Dave's Energy

Thursday, August 31, 2006

Peak Oil musings, once again

This latest article on peak oil: Peak Oil Forecasters Win Converts on Wall Street to $200 Crude prompted me into a discussion with a colleague, the gist of which I post here...

I find the article well-written and fairly balanced...the author at least concedes that both sides have an opinion worth discussing. Moreover, he as assembled in one article many of the most outspoken voices on both sides of the argument and he leaves the reader to make his or her own assessment of who is "right" (maybe both are). On that note, what I always find interesting is that the people who tell us that the peak oil theory is hogwash very often make arguments that do not actually address the initial theory. Such as this quote in the article:


  • "Alex Cranberg, chairman of Denver-based independent oil company Aspect Energy LLC, calls the peaksters Chicken Littles -- misguided souls who think the sky is falling.

    Like many oil-industry vets, Cranberg, 51, says market forces and technological advances will ultimately cure our energy ills. As oil prices rise, companies will be more willing to hunt for crude and extract it. They'll invest in expensive deep-water wells and new technologies to wring more oil from existing fields. Consumers will start conserving energy. Even now, stock market investors and Silicon Valley venture capitalists are pouring billions of dollars into companies developing ethanol, solar power and other alternative sources of energy."

What you should notice is that Mr. Cranberg doesn't present an argument against oil production peaking, but rather suggests that we have ways of getting more if prices stay high and that people will use less. So his argument is more about the price oil of than the volume. I am inclined to believe Mr. Crandall is right, that higher prices will spur supply and decrease demand....however, this still doesn't preclude the validity of the peak oil argument. That is, maybe we can maintain production volumes at a high level, but growing volumes enough to meet demand likely won't happen, even if we don't see a peak just yet. Population growth alone will put too great a strain on the system, and the maturity of existing reserves will ensure that we will fight an increasing production decline curve over the next 20 years. That is the key to the peak oil argument - the law of large numbers in some sense - that at some point your growth makes you too big and the amount of new discoveries can't offset the losses from the older fields in mature basins. The final factor is that while technological advances will allow us to extract our existing reserves faster, those advances may have less impact on extending actual recoverable oil.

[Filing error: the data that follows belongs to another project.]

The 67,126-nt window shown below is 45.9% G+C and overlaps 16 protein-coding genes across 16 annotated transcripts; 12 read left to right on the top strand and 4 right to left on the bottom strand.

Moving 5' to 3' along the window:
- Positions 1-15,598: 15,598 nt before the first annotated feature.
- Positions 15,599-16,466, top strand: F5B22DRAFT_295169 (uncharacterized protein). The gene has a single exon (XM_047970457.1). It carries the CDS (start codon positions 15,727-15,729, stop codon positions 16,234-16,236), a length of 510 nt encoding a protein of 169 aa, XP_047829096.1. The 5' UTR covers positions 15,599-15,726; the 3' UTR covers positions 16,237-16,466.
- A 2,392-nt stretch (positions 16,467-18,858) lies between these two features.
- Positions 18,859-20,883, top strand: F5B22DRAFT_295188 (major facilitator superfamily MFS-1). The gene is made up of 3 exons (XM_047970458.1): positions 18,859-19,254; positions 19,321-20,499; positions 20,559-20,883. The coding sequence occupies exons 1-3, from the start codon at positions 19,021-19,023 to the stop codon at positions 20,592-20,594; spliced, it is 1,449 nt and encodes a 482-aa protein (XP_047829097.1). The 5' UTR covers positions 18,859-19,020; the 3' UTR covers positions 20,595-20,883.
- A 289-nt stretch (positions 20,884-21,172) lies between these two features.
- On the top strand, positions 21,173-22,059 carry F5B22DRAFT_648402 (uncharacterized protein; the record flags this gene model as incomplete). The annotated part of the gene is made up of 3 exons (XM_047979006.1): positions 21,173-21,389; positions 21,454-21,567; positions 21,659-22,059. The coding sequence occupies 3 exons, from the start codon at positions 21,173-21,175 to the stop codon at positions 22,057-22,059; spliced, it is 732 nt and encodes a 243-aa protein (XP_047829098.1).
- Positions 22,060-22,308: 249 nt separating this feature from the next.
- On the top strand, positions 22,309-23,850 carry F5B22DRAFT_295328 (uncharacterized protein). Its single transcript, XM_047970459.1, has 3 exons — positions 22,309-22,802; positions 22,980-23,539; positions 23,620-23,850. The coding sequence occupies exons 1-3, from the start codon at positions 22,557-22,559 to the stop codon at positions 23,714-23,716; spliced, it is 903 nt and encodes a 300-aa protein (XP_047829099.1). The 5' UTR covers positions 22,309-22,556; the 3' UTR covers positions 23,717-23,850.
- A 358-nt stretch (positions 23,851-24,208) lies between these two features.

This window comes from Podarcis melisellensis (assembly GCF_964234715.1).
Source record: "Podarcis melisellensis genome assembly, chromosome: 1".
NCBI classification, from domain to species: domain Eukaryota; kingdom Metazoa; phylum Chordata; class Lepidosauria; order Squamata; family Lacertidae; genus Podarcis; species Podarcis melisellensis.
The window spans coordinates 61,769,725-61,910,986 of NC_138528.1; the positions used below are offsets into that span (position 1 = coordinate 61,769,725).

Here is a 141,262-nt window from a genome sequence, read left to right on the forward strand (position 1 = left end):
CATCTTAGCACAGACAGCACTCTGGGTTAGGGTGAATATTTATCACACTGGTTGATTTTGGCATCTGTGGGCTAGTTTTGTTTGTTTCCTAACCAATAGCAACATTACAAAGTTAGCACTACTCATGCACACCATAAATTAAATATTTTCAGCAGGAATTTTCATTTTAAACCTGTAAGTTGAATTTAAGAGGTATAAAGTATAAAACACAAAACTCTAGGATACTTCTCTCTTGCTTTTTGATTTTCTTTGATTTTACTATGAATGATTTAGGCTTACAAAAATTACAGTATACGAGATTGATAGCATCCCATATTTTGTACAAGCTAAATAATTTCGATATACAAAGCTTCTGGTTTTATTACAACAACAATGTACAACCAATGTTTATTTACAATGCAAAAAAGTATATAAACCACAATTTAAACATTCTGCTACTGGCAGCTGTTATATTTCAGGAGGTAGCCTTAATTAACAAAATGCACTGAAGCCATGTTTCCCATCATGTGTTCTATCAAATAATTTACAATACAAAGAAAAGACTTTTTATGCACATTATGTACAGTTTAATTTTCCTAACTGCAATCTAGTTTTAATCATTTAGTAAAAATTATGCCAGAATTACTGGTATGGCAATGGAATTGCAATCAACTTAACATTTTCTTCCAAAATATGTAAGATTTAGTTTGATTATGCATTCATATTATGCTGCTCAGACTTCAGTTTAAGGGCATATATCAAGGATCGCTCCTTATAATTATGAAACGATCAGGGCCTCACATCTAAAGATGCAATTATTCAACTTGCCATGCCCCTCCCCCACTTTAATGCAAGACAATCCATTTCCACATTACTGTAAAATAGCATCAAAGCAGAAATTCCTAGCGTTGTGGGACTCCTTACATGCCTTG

The bottom line is what I have been saying for years: we're not running out of energy, necessarily, but we may have run out of really cheap sources of energy. Our way of life has been built on cheap energy, and the U.S. uses more energy on a per capita basis than anyone else. With all that in mind, I believe that the greatest impact we can have on the extension of our finite resources is not on the supply side, but rather on the demand side...and therefore I would suggest that efficiency be our primary policy goal in order to solve both short-term and long-term issues. This does not come free or easily, but we as a society will not start treating energy as a finite resource as long as "thought leaders" keep telling us that everything will be OK if only oil companies would stop acting like capitalists (the only thing that has saved us at this point is pure, not-so-unbridled capitalism).

I would love to find new ways of reducing consumption while maintaining our existing habits (suburban sprawl and long commutes, disposable everything, long-distance travel), or finding truly renewable sources that are economical and scalable. I don't need a single-solution silver bullet -- a conglomeration of many solutions will likely be our end game. Nuclear is key, as France and Japan have figured out. Wind will have a niche, as will solar. Crude oil can be partially displaced in the transportation sector by natural gas or coal by conversion technologies that allow those hydrocarbons to be liquefied (but those solutions carry their own obstacles). And after 30 years of making cars larger and more powerful, maybe our excellent engine technology will turn to creating absolute efficiency gains instead of relative efficiency gains with added power (maybe, but nobody will care if prices drop in their inevitable cyclical manner). Unconventional resources (oil sands, etc.) will grow, of course, but only if prices remain high enough.

Meanwhile, our hydrocarbon lifestyle means that we (as investors) want to own the lowest-cost sources of the stuff, be it crude oil, natural gas, coal, or electricity generation, because until traditional sources are replaced (when?), the last barrel standing will be extremely valuable.

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